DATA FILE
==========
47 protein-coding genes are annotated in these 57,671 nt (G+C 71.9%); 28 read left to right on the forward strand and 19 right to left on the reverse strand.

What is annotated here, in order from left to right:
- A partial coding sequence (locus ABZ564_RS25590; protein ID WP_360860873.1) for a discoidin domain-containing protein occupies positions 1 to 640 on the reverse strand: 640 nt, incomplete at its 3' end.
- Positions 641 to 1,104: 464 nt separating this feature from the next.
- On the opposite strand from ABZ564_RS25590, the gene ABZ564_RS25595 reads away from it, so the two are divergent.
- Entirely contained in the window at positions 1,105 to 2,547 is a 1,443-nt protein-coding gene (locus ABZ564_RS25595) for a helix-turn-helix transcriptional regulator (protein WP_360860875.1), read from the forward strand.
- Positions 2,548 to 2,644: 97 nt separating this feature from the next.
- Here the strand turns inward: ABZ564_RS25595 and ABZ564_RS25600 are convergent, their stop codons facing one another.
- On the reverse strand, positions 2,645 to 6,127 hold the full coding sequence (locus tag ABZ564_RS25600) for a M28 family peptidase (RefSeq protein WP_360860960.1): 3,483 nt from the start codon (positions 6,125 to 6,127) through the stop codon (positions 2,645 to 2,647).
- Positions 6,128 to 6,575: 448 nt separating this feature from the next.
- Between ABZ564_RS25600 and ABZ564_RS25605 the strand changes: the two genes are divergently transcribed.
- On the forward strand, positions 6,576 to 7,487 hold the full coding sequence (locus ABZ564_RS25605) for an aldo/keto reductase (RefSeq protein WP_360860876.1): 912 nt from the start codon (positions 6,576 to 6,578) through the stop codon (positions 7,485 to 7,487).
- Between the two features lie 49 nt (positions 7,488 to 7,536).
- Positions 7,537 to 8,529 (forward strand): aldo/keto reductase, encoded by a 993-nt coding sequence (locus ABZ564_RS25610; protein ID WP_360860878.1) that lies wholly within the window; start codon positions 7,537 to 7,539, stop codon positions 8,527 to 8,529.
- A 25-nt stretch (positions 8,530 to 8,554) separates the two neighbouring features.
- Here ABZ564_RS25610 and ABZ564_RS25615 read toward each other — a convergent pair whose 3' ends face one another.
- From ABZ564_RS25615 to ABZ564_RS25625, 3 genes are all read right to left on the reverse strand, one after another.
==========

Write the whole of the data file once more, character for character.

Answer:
47 protein-coding genes are annotated in these 57,671 nt (G+C 71.9%); 28 read left to right on the forward strand and 19 right to left on the reverse strand.

What is annotated here, in order from left to right:
- A partial coding sequence (locus ABZ564_RS25590; protein ID WP_360860873.1) for a discoidin domain-containing protein occupies positions 1 to 640 on the reverse strand: 640 nt, incomplete at its 3' end.
- Positions 641 to 1,104: 464 nt separating this feature from the next.
- On the opposite strand from ABZ564_RS25590, the gene ABZ564_RS25595 reads away from it, so the two are divergent.
- Entirely contained in the window at positions 1,105 to 2,547 is a 1,443-nt protein-coding gene (locus ABZ564_RS25595) for a helix-turn-helix transcriptional regulator (protein WP_360860875.1), read from the forward strand.
- Positions 2,548 to 2,644: 97 nt separating this feature from the next.
- Here the strand turns inward: ABZ564_RS25595 and ABZ564_RS25600 are convergent, their stop codons facing one another.
- On the reverse strand, positions 2,645 to 6,127 hold the full coding sequence (locus tag ABZ564_RS25600) for a M28 family peptidase (RefSeq protein WP_360860960.1): 3,483 nt from the start codon (positions 6,125 to 6,127) through the stop codon (positions 2,645 to 2,647).
- Positions 6,128 to 6,575: 448 nt separating this feature from the next.
- Between ABZ564_RS25600 and ABZ564_RS25605 the strand changes: the two genes are divergently transcribed.
- On the forward strand, positions 6,576 to 7,487 hold the full coding sequence (locus ABZ564_RS25605) for an aldo/keto reductase (RefSeq protein WP_360860876.1): 912 nt from the start codon (positions 6,576 to 6,578) through the stop codon (positions 7,485 to 7,487).
- Between the two features lie 49 nt (positions 7,488 to 7,536).
- Positions 7,537 to 8,529 (forward strand): aldo/keto reductase, encoded by a 993-nt coding sequence (locus ABZ564_RS25610; protein ID WP_360860878.1) that lies wholly within the window; start codon positions 7,537 to 7,539, stop codon positions 8,527 to 8,529.
- A 25-nt stretch (positions 8,530 to 8,554) separates the two neighbouring features.
- Here ABZ564_RS25610 and ABZ564_RS25615 read toward each other — a convergent pair whose 3' ends face one another.
- From ABZ564_RS25615 to ABZ564_RS25625, 3 genes are all read right to left on the reverse strand, one after another.